As people advance in age into their golden years, occasional forgetfulness is normal. However, some elderly individuals experience more concerning memory issues than normal lapses for people of an older age. Many seniors develop memory problems as a result of Alzheimer’s disease or another form of dementia.
Having an elderly loved one who is suffering with Alzheimer’s or dementia can be difficult. Memory troubles can cause them to become embarrassed or agitated, putting them in an uncomfortable state. You do not want to upset your loved ones, but you might find yourself unintentionally doing that based on the things you say to them. If you know what subjects to avoid, then you give yourself and your loved one a better chance at pleasant, enjoyable conversations that are free of negativity.
Continue reading for guidance on how to converse with Alzheimer’s and dementia patients and what to avoid saying during conversations with them.
1. Do Not Ask What They Remember
It is natural to want to know what exactly your elderly loved one remembers. So, it can be tempting to ask about certain events, topics, or people and whether they recall such information. However, it is better to avoid asking seniors with Alzheimer’s or dementia what they remember or if they specifically remember something. More often than not, the individual will unfortunately not recall the subject. This may prompt them to become embarrassed or even agitated due to their inability to remember.
If you want to bring up something from the past, frame it as a statement of you recalling something. For example, you could mention a memory you have with them. This frames the situation as something from your memory instead of their own. The individual then has the opportunity to reflect on the moment if they would like to.
2. Do Not Tell Them They’re Wrong
No one likes to be wrong, and this includes people who have dementia. If your elderly loved one brings something up that is incorrect, it’s better to leave them be. Do not tell them they are wrong and correct them. This correction can make them feel bad and create an upsetting situation.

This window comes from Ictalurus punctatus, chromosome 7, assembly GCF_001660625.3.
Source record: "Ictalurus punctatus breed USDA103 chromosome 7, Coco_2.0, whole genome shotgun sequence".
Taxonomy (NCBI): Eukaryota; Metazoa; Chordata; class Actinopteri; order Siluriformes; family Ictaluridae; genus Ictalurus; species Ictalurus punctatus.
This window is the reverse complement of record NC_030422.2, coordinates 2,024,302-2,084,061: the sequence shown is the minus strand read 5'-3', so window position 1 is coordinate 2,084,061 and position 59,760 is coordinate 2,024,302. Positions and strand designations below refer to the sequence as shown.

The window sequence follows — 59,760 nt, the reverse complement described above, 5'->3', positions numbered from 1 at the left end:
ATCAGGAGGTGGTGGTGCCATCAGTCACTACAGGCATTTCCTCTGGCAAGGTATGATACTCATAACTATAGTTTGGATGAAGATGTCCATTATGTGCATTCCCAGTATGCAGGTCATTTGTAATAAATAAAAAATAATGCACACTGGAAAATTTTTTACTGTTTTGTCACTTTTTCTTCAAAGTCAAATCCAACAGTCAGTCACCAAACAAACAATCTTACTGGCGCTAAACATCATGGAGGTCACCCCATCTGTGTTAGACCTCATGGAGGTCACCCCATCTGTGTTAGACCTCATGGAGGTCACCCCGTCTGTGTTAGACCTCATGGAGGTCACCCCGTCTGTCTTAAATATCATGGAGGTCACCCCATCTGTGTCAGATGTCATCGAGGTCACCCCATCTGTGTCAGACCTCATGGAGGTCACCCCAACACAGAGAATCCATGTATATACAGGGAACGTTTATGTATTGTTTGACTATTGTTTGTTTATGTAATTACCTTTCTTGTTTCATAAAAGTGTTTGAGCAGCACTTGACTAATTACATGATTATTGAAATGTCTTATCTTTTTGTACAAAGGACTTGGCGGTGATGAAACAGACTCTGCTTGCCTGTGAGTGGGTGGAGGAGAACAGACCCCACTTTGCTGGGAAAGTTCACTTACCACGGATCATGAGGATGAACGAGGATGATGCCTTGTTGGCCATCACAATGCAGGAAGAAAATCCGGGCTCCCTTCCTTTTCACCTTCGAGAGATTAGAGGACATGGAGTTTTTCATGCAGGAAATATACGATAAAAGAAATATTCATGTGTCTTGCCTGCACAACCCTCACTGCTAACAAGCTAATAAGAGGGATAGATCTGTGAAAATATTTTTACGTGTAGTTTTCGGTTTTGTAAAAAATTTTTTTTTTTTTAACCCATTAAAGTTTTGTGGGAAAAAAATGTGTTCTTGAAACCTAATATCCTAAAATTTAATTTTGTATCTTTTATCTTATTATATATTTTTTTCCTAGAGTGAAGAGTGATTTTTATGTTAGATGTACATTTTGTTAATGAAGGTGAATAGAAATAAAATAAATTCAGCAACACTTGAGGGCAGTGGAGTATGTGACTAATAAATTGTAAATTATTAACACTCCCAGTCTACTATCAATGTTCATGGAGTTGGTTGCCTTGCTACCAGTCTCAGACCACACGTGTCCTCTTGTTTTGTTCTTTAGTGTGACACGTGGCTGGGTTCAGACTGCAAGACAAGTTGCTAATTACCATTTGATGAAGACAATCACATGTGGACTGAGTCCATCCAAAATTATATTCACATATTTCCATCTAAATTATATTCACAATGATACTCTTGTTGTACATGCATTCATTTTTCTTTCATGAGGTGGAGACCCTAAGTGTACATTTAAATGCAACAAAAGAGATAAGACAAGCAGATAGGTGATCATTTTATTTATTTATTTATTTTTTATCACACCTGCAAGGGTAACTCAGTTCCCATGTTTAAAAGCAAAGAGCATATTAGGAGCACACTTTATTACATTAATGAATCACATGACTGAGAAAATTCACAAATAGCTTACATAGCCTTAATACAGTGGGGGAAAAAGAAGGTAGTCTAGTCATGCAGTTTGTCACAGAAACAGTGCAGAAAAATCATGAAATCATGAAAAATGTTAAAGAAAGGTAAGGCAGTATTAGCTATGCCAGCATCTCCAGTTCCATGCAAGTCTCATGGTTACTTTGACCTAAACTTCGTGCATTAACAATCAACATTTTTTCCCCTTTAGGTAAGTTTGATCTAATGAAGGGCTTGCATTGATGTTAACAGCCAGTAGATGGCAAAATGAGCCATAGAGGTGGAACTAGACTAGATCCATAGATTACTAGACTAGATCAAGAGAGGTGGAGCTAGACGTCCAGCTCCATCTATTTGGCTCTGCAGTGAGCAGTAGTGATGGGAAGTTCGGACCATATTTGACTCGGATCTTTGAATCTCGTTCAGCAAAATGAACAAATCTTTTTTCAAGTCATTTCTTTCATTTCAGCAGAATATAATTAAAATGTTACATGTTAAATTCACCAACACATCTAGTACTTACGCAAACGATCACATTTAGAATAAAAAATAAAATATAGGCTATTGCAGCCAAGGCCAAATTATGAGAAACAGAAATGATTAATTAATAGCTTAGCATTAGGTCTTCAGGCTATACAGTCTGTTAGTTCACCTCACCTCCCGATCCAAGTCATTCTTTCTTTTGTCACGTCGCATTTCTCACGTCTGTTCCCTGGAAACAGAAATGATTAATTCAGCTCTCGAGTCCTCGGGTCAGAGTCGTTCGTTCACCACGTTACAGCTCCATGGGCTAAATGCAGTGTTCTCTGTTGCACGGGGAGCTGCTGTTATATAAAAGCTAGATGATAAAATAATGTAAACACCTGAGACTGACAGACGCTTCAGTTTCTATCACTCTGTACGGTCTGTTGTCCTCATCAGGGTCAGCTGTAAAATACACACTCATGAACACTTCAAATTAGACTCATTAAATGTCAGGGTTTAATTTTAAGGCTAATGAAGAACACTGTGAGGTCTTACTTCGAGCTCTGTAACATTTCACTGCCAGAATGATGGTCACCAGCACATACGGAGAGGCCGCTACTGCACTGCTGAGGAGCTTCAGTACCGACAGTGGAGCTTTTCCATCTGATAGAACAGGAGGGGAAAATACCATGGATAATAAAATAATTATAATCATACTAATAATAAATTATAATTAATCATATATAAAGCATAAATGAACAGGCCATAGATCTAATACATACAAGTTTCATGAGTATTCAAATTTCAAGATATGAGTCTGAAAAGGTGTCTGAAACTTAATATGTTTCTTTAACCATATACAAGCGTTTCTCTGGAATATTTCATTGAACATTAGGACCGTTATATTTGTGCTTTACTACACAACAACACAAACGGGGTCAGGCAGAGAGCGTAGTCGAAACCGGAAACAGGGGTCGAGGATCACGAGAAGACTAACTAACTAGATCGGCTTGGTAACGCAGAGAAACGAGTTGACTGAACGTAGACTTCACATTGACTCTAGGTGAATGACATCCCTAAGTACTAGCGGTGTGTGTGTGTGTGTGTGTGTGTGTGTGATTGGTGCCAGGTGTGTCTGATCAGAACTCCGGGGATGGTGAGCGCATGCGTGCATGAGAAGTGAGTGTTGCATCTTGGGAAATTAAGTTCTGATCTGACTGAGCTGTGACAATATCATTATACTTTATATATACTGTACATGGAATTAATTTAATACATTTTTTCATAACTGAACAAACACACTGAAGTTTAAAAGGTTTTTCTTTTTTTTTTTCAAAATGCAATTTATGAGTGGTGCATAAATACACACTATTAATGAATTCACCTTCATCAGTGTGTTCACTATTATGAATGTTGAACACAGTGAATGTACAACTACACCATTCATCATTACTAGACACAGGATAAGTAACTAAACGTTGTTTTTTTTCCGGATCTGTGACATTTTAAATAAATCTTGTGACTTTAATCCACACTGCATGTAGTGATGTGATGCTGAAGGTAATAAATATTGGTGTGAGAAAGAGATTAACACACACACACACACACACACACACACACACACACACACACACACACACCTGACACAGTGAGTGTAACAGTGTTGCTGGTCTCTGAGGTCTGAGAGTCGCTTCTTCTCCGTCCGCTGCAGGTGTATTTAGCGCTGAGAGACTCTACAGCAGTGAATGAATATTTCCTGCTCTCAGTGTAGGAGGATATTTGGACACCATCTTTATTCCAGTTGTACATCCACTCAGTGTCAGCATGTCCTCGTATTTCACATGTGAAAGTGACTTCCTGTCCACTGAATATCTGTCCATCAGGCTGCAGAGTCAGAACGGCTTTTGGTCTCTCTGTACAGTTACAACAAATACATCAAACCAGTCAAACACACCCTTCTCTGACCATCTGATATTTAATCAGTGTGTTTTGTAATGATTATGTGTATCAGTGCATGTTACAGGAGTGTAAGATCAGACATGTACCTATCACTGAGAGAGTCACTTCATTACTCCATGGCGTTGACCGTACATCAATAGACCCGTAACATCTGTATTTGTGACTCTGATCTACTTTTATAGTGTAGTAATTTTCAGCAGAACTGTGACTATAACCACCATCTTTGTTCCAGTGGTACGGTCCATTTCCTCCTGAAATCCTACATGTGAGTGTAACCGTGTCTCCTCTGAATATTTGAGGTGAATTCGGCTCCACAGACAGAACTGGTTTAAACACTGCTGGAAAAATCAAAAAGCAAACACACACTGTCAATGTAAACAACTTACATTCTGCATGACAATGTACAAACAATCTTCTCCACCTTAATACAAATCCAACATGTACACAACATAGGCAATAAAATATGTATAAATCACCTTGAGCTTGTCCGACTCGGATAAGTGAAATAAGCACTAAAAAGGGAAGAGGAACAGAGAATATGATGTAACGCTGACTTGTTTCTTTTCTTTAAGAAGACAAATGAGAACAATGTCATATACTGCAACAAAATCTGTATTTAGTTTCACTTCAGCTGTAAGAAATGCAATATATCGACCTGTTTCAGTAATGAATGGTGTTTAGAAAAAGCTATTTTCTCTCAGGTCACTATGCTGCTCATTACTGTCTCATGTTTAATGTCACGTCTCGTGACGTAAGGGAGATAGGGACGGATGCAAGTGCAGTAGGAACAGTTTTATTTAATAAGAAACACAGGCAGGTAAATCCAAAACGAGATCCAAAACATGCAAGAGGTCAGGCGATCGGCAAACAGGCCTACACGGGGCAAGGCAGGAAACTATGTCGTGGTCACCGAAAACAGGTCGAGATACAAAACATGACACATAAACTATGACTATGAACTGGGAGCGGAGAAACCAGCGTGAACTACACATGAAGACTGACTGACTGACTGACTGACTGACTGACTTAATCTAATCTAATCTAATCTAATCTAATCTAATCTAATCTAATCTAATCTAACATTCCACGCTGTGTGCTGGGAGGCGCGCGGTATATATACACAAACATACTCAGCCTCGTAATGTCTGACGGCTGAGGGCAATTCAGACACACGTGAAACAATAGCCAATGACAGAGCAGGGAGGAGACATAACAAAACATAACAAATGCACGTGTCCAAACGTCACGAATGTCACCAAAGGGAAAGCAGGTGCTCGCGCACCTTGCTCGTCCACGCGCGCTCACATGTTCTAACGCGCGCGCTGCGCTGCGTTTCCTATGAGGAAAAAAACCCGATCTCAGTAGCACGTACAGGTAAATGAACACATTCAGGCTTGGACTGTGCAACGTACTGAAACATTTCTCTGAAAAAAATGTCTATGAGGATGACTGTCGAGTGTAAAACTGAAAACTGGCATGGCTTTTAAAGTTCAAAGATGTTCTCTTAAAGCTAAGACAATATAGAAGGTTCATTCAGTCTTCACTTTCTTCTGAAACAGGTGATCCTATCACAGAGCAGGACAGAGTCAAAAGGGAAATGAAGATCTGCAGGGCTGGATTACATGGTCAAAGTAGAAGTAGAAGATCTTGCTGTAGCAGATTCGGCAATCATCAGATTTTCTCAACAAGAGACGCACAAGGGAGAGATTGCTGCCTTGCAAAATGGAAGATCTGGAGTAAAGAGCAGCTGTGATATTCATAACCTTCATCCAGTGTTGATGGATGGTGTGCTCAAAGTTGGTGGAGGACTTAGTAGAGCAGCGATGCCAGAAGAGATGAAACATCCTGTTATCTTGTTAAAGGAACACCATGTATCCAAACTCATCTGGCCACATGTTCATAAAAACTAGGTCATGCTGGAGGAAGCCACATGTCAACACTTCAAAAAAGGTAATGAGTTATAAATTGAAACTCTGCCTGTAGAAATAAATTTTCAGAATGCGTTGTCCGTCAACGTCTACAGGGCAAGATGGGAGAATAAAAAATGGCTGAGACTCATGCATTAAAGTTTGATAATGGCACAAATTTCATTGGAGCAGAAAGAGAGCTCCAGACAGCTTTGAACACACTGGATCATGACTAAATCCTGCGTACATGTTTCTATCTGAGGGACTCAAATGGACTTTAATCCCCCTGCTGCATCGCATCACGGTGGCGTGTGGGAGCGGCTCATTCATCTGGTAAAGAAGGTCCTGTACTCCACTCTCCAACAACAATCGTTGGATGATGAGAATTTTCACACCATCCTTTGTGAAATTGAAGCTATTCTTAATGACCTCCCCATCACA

3. Do Not Start an Argument
Arguments are never a good idea with someone who has dementia. Not only are you unlikely to win the argument, but you might just end up making your loved one angry and/or upset. Chances are the argument will not be worth it, so it is better to avoid the disagreement. If you and your loved one get into an altercation and you are having trouble moving past it, consider changing the subject to something positive that will interest them. This should help them forget about the dispute.
4. Do Not Remind Them of Loved Ones’ Deaths
Unless an Alzheimer’s or dementia patient specifically asks you if a loved one is gone, then do not inform them of a loved one’s death. Seniors with dementia have been known to wonder about the whereabouts of a spouse or other loved one who is deceased, unable to recall their death. However, letting them know about a loved one’s death can put them in an angry, unstable state. It may also cause them to re-experience the grief and pain they initially experienced.
5. Do Not Bring Up Potentially Upsetting Topics
In general, if a topic is likely to upset a patient with Alzheimer’s disease or another form of dementia, then it is best to simply not bring up the topic. The affected individual will likely become angry and/or upset, creating a difficult situation for everyone involved.
6. Do Not Ask Open-Ended Questions
People like to have choices, but too many options can be overwhelming for a person with dementia. Trying to figure out what they truly want can be stressful. Knowing this, opt for asking them close-ended questions that are easier to answer.
For example, do not ask your loved one what they would like to eat. Instead, ask them whether they want a specific food, or provide two different options: “Do you want a sandwich or soup?” This format makes it easier for them to figure out their answer when presented with one or two choices instead of several.
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With help from our dementia caregivers, you can trust that your loved one will be properly cared for in their home.